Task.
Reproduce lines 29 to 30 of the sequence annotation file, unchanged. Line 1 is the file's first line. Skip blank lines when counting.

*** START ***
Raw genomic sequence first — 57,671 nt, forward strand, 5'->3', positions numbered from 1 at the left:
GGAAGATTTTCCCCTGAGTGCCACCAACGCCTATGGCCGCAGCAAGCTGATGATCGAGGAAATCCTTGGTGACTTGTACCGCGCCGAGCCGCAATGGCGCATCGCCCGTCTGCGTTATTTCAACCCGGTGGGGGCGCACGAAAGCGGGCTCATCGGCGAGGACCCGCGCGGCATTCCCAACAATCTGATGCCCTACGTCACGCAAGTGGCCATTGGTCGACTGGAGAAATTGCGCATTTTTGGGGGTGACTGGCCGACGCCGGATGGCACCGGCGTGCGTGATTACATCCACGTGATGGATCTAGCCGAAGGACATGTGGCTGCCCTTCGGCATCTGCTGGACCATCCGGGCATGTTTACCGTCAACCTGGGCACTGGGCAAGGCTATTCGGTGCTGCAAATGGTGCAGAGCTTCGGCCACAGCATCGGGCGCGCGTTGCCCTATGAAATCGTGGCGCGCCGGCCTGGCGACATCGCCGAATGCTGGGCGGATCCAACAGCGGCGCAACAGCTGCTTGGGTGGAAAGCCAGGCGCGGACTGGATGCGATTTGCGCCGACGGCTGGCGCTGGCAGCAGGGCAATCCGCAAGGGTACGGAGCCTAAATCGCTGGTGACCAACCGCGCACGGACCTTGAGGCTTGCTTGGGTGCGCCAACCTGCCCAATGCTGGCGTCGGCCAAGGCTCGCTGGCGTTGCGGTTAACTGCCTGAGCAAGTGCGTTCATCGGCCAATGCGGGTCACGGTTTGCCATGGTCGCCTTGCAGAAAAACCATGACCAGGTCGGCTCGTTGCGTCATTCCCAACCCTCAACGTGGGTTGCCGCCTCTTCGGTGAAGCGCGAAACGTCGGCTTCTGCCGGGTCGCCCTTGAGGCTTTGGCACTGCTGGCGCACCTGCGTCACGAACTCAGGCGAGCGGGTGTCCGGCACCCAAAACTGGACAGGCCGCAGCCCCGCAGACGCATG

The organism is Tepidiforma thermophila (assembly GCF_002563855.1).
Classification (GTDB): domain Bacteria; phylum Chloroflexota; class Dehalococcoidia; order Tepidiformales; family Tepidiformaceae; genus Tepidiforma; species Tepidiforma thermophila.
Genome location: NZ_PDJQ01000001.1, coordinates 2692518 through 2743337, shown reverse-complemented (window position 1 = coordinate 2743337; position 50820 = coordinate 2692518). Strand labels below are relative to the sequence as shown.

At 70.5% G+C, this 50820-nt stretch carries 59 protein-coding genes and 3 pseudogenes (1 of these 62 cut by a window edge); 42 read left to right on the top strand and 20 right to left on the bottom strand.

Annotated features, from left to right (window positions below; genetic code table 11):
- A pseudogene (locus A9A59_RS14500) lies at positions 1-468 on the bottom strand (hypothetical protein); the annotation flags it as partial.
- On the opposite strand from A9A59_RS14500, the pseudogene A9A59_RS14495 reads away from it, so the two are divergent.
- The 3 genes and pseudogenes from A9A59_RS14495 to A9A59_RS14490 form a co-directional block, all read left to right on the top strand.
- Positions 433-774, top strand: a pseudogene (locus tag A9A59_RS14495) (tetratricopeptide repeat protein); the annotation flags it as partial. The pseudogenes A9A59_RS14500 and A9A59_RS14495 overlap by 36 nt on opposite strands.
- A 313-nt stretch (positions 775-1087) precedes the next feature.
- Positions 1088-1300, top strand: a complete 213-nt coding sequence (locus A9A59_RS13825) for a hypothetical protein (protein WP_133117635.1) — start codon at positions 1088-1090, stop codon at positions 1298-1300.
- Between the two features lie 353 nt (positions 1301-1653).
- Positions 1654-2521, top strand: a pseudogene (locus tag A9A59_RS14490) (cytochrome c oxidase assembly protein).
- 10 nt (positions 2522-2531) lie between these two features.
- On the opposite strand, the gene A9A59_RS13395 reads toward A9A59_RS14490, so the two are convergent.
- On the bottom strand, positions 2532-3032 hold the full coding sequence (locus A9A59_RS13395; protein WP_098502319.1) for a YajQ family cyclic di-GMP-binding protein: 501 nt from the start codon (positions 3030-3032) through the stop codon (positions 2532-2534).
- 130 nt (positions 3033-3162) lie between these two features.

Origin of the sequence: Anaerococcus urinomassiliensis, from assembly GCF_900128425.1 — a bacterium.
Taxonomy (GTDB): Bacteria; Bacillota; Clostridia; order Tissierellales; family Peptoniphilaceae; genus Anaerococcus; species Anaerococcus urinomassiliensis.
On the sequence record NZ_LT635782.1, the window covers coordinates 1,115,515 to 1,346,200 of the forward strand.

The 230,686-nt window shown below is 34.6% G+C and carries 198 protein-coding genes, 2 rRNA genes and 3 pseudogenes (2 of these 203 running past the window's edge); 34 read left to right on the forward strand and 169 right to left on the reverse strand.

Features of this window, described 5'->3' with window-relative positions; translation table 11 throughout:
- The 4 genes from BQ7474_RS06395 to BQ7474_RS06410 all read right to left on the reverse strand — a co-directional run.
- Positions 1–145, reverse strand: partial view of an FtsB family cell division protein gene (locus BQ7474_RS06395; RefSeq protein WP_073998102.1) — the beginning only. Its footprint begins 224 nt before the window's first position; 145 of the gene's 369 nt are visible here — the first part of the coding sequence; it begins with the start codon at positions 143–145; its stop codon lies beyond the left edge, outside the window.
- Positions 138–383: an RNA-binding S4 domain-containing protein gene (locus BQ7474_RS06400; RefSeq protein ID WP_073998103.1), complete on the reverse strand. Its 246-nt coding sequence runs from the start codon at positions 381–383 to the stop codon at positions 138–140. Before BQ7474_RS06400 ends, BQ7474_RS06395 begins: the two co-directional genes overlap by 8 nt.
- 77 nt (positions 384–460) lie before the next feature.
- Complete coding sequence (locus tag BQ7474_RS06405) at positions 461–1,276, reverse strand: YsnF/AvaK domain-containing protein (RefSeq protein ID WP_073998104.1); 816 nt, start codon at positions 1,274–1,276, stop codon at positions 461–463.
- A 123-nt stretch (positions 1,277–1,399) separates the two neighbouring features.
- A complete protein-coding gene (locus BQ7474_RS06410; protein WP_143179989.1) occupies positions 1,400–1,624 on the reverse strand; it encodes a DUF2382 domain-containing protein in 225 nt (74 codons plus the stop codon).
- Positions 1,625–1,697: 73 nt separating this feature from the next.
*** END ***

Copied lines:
- Complete coding sequence (locus tag BQ7474_RS06405) at positions 461–1,276, reverse strand: YsnF/AvaK domain-containing protein (RefSeq protein ID WP_073998104.1); 816 nt, start codon at positions 1,274–1,276, stop codon at positions 461–463.
- A 123-nt stretch (positions 1,277–1,399) separates the two neighbouring features.